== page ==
Arguably, the most important thing about Obama's climate speech was simply that he gave it, and that he delivered it in top form, sweating all the way through it in the midday sun. But the contents of the speech also were important and deserve to be summarized in some technical detail.

  • Under the heading of cutting carbon pollution, Obama's announcement of regulations for new and existing coal-fired plants was expected—it was indeed the main thing expected—but the way he pitched the decision to his audience and to Americans broadly was still notable: "Today, about 40 percent of America's carbon pollution comes from our power plants. But here's the thing: Right now, there are no Federal limits to the amount of carbon pollution that those plants can pump into our air. None. Zero.…So today, for the sake of our children, and the health and safety of all Americans, I'm directing the Environmental Protection Agency to put an end to the limitless dumping of carbon pollution from our power plants.…"

Also notable is the climate plan's rather prominent mention of methane, which accounts for 9 percent of total U.S. greenhouse gas emissions. The plan says U.S. methane emissions have decreased 8 percent since 1990, and that to achieve further reductions, the administration will encourage wider use of methane digesters in the livestock sector, upgraded natural gas pipelines to prevent leakage, and reduced flaring at natural gas wellheads.

Obama squarely embraced rising U.S. production of oil and natural gas (as well as nuclear energy) but strongly hinted that the controversial Keystone pipeline may be blocked: Allowing it would require a finding that it is in the national interest he said, and "our national interest will be served only if this project does not significantly exacerbate the problem of carbon pollution."

  • Under the headings of green and clean tech, the President's goal is to issue permits for 10 gigawatts of renewables on publicly owned lands by the end of this year and another 10 GW by 2020; to have the Defense Department deploy another 10 GW of renewables; and make up to US $8 billion in Federal loan guarantees available for "a wide array of advanced fossil energy projects" aiming at "avoidance, reduction or sequestration of anthropogenic emissions of greenhouse gases," as the action plan puts it.
  • Under energy efficiency and standards, Obama boasted of the very stiff fuel efficiency requirements already set for light vehicles, said similar standards would now be developed for heavy vehicles, and said that evolving standards for appliances and Federal buildings would ultimately produce carbon savings equivalent to what the whole energy sector currently produces in a half year.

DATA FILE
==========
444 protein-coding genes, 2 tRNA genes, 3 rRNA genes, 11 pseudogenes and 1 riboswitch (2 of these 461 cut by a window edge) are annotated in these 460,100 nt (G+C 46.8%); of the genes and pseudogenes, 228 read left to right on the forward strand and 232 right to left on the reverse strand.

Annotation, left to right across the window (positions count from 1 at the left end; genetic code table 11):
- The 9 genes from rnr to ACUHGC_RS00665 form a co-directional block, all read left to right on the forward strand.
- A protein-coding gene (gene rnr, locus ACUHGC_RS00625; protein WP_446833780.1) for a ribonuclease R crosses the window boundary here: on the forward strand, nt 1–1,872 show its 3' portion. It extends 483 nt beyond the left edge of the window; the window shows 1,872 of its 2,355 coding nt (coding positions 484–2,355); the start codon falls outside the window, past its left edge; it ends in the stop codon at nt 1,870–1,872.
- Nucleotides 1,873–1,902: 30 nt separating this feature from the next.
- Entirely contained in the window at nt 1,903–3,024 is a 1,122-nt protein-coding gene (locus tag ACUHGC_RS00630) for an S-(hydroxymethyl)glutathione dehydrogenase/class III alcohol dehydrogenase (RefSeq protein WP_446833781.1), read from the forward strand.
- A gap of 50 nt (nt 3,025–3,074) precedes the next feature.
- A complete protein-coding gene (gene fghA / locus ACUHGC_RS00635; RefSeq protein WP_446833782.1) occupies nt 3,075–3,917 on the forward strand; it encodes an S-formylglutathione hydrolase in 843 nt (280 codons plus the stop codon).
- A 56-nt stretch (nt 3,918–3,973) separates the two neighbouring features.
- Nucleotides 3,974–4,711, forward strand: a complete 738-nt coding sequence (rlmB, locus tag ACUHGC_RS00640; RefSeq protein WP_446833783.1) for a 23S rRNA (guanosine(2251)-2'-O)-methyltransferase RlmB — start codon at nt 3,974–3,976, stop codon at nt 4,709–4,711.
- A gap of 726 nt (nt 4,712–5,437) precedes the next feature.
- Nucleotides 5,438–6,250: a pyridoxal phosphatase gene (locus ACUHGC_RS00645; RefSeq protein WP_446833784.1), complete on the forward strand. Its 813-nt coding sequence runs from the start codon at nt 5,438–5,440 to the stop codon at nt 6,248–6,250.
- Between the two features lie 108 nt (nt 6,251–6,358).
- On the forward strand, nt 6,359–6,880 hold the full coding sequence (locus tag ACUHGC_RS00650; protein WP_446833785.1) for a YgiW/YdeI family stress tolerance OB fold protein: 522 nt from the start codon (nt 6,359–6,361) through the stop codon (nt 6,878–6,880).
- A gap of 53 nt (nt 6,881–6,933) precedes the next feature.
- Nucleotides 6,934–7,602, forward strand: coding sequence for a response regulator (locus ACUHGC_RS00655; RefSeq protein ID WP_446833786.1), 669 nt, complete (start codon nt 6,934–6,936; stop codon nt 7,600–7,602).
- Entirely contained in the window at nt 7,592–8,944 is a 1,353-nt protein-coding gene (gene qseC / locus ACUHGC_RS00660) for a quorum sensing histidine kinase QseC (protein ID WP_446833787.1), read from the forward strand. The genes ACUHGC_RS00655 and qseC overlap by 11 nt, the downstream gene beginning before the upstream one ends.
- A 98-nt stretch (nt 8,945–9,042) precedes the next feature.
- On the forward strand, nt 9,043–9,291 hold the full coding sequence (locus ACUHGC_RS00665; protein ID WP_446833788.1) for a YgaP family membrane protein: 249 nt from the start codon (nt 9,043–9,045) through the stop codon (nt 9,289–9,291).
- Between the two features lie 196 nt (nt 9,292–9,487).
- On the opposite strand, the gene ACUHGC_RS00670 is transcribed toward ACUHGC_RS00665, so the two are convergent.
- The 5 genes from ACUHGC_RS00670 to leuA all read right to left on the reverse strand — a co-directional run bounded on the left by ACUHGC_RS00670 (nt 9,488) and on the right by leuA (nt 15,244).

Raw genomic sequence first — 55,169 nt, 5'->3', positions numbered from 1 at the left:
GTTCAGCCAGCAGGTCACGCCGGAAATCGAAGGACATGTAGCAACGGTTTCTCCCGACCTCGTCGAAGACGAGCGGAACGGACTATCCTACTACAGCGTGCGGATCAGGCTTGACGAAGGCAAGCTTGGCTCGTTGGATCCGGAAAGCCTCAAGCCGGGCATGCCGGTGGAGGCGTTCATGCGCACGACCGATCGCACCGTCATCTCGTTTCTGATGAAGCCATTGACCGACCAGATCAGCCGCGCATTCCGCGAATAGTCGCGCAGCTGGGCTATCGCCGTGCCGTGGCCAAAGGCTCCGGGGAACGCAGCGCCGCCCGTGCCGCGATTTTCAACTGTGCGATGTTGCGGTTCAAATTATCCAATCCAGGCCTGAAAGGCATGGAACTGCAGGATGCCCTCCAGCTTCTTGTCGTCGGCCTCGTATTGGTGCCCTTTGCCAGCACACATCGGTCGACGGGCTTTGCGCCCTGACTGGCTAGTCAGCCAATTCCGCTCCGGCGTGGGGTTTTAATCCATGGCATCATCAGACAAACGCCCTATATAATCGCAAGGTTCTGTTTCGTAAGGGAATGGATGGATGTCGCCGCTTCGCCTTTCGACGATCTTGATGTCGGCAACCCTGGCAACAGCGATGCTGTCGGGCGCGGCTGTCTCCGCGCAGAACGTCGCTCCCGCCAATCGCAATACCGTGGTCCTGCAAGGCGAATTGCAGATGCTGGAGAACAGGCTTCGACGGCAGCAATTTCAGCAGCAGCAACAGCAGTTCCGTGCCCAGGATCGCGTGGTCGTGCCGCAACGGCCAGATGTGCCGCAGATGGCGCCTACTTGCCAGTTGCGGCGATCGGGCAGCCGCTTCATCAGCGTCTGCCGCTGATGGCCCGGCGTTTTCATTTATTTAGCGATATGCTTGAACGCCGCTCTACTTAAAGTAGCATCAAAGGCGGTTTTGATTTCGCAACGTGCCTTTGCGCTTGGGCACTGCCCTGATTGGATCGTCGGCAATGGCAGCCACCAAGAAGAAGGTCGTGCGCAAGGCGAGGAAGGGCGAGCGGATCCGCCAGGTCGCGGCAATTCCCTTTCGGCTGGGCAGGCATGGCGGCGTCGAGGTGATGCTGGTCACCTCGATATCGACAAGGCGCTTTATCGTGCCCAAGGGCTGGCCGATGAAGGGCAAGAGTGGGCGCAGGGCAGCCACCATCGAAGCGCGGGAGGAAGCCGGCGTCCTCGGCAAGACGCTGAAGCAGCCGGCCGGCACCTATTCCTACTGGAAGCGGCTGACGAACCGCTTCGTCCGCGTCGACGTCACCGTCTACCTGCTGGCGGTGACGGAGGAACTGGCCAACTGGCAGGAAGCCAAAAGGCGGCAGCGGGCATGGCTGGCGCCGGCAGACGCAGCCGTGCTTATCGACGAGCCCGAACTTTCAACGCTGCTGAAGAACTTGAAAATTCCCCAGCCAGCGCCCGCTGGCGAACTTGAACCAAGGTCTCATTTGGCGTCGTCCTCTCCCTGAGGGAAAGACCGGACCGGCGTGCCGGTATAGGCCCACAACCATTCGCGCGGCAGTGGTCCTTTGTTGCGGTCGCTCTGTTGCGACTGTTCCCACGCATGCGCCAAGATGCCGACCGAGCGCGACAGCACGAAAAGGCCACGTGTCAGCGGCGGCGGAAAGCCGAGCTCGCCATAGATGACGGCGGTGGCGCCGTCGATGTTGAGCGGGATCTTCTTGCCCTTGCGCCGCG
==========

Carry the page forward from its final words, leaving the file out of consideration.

• With respect to grid modernization, Obama put the emphasis not on resilience as such or on smart technologies but simply on building out transmission. He said he would sign a memo this month directing Federal agencies to streamline authorization of transmission projects. Separately, the plan notes that the Transportation Department is channeling $5.7 billion to the four regional transit agencies most affected by Hurricane Sandy (photo), but no mention is made of hardened electrical infrastructure. (An early smart grid enthusiast, Obama may feel he was burned by extravagant claims made early on.)
  • Under the heading of climate impact management, the action plan puts a lot of emphasis on nudging climate science in a practical direction. The 2014 Federal budget allocates $2.7 billion to the study of impacts, catastrophe modeling and development of emergency information and decision tools.
  • Last and arguably most importantly, Obama pledged to work toward the adoption of a universally binding climate action treaty that will be ambitious, inclusive and flexible. With respect to the developing countries, exempt from the greenhouse gas reduction requirements of the Kyoto Protocol, Obama said we cannot blame them for aspiring to our level of prosperity. But at the same time, he said, they also need to understand (and presumably be reminded) that they also are by and large the most vulnerable to the negative impacts of climate change.

Anticipating Obama's speech, pundits wondered whether he would mention diplomacy at all and whether he would see an opportunity in the much improved U.S. performance as a carbon cutter. Obama appears to have got the message and be on-message. Since 2006, he claimed in this week's speech, the United States has reduced greenhouse gas emissions by a larger quantity than any other country in the world. Though that assertion may not hold true in percentage terms, it's strong enough for the U.S. president to reclaim a position of leadership in international climate negotiations, which, he said, is his intention.